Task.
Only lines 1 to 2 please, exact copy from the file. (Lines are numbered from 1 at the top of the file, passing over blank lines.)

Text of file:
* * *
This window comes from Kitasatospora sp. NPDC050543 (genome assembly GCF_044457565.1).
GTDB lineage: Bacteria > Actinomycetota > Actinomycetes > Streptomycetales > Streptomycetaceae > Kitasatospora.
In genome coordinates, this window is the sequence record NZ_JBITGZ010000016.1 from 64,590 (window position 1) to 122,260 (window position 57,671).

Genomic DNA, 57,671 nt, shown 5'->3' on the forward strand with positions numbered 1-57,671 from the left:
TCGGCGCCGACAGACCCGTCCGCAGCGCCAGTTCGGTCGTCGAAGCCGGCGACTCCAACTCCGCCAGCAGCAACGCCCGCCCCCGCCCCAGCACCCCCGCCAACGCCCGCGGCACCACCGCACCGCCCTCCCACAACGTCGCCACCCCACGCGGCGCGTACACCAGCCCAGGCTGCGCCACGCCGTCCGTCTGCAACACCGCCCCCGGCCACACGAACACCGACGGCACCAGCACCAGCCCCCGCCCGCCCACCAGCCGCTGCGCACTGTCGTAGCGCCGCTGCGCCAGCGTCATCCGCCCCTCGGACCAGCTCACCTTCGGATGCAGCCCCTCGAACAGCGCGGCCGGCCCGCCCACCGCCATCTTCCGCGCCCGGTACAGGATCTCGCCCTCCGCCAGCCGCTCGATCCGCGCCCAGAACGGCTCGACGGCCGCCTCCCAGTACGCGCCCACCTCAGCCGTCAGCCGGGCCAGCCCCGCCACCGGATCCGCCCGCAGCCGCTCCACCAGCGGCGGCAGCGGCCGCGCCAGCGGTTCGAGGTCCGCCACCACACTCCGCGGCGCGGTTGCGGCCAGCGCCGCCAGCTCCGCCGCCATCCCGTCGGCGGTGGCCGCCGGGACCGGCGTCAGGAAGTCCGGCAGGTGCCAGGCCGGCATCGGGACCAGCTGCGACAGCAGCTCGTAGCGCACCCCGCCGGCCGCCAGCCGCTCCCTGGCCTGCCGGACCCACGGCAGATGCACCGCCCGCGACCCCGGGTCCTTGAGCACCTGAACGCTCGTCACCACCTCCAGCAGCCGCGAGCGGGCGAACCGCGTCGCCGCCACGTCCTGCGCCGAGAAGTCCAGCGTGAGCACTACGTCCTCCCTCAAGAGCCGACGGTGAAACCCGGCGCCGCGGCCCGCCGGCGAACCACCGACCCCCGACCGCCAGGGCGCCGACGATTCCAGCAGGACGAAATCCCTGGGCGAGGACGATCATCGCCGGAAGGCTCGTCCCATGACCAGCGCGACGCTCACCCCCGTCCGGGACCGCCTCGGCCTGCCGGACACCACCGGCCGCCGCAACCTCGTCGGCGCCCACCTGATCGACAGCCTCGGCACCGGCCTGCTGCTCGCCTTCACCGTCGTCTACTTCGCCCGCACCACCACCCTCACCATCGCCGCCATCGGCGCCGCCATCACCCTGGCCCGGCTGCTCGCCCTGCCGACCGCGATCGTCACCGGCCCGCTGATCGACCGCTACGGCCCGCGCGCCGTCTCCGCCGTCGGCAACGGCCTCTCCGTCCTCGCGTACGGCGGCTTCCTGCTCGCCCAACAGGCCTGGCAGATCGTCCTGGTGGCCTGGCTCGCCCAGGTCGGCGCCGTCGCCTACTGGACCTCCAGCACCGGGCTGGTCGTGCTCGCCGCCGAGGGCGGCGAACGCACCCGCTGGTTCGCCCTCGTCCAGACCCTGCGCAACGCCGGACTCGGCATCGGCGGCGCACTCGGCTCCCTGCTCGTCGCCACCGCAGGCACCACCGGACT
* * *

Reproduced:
This window comes from Kitasatospora sp. NPDC050543 (genome assembly GCF_044457565.1).
GTDB lineage: Bacteria > Actinomycetota > Actinomycetes > Streptomycetales > Streptomycetaceae > Kitasatospora.